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It mostly covers my work as UNISON Scotland's Head of Policy and Public Affairs although views are my own. For full coverage of UNISON Scotland's policy and campaigns please visit our web site. You can also follow me on Twitter. I hope you find this blog interesting and I would welcome your comments.

Sunday, 30 September 2012

Welcome to the new world of Scottish policing


If Stephen House was not aware of the political sensitivities in his new job as Chief Constable, it was brought sharply into focus at his first press conference. When asked how many police staff jobs would have to go to meet the savings target, he gave an honest answer of up to 3000. Hardly surprising as this number is taken from ACPOS papers he would have seen and in evidence to the Scottish Parliament. His problem is that the Scottish Government has described these numbers as exaggerated in response to UNISON highlighting them. You can therefore imagine the St Andrew’s House spin doctors going into overdrive before his next interview! 

The first batch of these job losses are revealed in Paul Hutcheon’s article in today’s Sunday Herald. Far from simply removing headquarters duplication this paper reveals wholesale cuts in front line roles. The posts to go include police station front offices, forensic, custody staff and control room operators. Most of them are to be replaced by police officers taken off their current operational roles, at twice or sometimes more than three times the salary. As the new centralised police force will have a duty of best value, this will take some squaring.

His next interview with Newsnight Scotland got him into further deep water with the spin doctors. He confirmed, absolutely honestly, that he was under a political target to maintain police numbers at 17234. As police officers make up 75% of the budget and civilians only 15%, that means almost all the cuts have to fall on civilian staff. The 10% procurement budget has limited scope for further cuts. When you have to lose almost half the civilian staff posts, job substitution is inevitable. It is somewhat ironic that in the week The Sweeney makes a return to our cinema screens, Scotland’s police will be heading right back to that era.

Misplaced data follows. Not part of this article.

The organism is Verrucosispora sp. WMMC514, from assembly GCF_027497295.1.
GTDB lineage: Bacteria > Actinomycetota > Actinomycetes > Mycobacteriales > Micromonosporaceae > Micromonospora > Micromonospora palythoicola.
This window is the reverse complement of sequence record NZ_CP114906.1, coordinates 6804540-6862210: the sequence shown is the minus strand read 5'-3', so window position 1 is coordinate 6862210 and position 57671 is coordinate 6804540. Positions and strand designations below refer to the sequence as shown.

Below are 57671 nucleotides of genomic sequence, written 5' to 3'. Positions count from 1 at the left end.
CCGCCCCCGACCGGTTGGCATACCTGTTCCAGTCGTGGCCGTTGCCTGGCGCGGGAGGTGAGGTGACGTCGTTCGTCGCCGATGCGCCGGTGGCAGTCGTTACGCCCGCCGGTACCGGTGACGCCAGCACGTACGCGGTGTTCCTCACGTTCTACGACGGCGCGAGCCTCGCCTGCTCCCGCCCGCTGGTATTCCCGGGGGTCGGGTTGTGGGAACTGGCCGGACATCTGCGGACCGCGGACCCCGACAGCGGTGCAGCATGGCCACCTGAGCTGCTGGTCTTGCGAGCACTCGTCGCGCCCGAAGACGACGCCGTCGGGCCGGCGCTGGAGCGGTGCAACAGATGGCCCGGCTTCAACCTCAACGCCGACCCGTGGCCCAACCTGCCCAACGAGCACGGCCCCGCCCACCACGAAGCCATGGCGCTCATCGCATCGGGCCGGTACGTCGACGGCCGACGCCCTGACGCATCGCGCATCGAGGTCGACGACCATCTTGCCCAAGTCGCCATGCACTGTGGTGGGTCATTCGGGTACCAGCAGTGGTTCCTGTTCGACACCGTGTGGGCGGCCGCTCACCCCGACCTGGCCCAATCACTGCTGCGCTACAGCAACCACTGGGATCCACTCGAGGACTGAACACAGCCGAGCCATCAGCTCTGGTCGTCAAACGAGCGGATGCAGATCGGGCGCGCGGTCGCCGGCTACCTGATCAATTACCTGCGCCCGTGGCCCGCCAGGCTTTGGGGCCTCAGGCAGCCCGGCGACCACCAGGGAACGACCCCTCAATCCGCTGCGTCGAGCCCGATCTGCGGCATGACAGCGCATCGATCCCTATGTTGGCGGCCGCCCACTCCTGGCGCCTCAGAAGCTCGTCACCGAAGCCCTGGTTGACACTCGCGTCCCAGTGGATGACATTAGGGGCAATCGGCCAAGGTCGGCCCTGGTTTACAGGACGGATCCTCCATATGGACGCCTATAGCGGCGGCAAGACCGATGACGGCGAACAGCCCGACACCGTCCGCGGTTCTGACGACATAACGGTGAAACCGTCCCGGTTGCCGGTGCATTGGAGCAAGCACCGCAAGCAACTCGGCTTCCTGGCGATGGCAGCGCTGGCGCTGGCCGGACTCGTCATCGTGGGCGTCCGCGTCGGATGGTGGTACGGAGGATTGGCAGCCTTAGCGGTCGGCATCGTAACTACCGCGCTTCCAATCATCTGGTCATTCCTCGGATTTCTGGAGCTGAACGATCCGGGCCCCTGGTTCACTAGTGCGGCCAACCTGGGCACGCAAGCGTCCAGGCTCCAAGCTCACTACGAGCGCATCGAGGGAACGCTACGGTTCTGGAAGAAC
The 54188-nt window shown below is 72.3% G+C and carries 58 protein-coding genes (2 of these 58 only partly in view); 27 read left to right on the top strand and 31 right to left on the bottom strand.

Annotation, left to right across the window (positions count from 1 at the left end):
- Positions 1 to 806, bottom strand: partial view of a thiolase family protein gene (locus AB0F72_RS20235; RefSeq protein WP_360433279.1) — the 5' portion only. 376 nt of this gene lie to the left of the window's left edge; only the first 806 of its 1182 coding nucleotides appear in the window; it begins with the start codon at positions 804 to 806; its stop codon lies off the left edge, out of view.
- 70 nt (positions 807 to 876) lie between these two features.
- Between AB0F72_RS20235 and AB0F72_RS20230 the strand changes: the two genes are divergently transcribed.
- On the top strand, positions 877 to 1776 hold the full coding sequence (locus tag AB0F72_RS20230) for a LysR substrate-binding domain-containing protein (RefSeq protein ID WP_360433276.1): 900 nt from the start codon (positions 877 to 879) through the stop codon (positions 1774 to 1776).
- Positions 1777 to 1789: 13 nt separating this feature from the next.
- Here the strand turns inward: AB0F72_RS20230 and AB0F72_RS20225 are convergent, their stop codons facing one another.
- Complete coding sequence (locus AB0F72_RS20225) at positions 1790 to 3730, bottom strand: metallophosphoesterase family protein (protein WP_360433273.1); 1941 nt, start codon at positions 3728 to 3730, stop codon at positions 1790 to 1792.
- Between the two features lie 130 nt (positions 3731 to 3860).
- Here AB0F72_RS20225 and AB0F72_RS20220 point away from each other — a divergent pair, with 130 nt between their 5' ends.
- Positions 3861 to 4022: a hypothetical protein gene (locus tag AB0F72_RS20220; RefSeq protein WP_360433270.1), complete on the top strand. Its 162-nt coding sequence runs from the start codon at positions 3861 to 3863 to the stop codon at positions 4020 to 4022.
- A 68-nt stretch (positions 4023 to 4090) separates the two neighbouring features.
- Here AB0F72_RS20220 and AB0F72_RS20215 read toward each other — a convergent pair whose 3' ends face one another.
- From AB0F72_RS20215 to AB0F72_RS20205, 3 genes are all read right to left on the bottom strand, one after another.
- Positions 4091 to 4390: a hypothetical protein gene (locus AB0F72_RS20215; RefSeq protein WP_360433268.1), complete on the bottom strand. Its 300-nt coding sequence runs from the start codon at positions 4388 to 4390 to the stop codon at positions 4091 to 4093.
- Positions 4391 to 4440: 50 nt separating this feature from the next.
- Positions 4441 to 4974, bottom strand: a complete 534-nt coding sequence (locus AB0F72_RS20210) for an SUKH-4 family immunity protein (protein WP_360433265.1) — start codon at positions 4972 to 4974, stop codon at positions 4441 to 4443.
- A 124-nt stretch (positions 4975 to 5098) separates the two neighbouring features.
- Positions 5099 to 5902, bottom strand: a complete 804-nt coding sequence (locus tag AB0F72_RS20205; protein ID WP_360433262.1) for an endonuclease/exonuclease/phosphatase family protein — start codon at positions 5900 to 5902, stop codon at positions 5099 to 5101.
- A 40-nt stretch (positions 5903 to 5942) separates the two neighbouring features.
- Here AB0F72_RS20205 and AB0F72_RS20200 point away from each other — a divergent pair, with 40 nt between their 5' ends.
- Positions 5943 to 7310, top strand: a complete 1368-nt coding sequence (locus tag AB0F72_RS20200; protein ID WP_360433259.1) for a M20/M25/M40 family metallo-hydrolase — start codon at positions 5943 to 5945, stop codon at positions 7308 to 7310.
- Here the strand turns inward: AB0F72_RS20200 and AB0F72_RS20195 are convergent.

Then we have the big lie. SNP MSPs have been told to say there will be no political interference, and as the Sunday Herald article repeats, "It will be for the new chief constable and the Scottish Police Authority to determine the balance between police officers and police staff in the new service." Oh no it won’t. If the SPA has to save £1.7bn and it cannot touch police officers, it can’t decide any balance. It can only put round pegs into square holes and hope for the best. We can only give credit to the Chief Constable for also making the implications of the political target very clear in his interview.

I don’t begrudge Stephen House his impressive new salary. As his first week shows, he will earn it. Sadly, he is also learning that straightforward honest answers to questions don’t always match with his political master’s spin. Welcome to the new world of Scottish policing!

2 comments:

  1. Please find a way to save at least some of our jobs.... Please highlight the financial difference between officer salaries and the police staff when they get replaced in the future. How voluntary will these redundancies be???????

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  2. There is no sympathy amoung police officers, who hold the view, that they can multi task, by that they mean an officer can carryout admin tasks and when the need arises they will go out and police the streets.

    ReplyDelete